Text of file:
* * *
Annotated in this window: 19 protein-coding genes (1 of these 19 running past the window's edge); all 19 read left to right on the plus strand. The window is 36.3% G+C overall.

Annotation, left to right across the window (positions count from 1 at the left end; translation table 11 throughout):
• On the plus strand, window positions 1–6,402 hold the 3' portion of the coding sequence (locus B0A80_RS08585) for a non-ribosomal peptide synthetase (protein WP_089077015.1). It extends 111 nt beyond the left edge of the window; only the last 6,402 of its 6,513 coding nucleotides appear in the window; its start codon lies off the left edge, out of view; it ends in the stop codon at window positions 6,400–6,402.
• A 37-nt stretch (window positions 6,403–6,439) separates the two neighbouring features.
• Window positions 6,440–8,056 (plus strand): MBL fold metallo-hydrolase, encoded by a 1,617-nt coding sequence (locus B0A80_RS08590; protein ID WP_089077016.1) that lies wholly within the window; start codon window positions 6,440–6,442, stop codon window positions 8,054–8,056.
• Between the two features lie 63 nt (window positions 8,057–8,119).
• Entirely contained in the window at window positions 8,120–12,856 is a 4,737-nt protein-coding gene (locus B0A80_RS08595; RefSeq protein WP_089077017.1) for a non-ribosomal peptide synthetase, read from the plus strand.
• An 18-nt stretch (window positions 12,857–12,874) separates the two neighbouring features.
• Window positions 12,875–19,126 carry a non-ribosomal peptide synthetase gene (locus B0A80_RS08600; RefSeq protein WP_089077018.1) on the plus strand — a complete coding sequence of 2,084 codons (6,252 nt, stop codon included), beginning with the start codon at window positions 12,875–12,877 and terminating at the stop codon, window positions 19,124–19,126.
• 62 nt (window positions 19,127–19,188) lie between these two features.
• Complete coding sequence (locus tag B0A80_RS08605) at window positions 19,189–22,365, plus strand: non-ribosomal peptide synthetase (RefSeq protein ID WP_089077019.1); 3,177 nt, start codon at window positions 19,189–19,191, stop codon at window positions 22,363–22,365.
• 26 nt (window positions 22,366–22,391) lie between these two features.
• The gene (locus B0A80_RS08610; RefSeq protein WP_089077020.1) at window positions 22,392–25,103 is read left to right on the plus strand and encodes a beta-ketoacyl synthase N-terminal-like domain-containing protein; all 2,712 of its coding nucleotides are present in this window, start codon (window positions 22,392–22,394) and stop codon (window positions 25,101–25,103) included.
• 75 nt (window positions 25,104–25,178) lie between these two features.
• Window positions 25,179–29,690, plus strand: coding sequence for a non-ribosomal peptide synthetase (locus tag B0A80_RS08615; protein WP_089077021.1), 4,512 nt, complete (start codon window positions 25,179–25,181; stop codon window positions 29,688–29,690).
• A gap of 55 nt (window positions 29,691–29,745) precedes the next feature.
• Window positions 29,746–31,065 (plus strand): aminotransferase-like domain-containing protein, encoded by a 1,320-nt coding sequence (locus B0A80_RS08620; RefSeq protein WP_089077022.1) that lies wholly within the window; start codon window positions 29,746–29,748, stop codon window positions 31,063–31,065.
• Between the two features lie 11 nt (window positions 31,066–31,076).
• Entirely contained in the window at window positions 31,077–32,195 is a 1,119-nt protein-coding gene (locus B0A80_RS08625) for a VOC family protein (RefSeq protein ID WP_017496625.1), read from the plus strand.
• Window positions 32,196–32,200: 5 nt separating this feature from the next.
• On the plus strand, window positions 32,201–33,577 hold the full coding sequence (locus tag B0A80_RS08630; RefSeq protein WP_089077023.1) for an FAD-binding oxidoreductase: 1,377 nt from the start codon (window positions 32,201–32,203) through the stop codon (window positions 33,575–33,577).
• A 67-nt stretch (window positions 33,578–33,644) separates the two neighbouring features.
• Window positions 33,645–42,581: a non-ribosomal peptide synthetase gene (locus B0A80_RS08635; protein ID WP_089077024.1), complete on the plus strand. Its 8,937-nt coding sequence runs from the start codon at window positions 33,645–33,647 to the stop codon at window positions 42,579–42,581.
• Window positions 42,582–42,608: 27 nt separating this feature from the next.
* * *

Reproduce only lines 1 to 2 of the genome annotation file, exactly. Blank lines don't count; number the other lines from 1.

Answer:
Annotated in this window: 19 protein-coding genes (1 of these 19 running past the window's edge); all 19 read left to right on the plus strand. The window is 36.3% G+C overall.

Annotation, left to right across the window (positions count from 1 at the left end; translation table 11 throughout):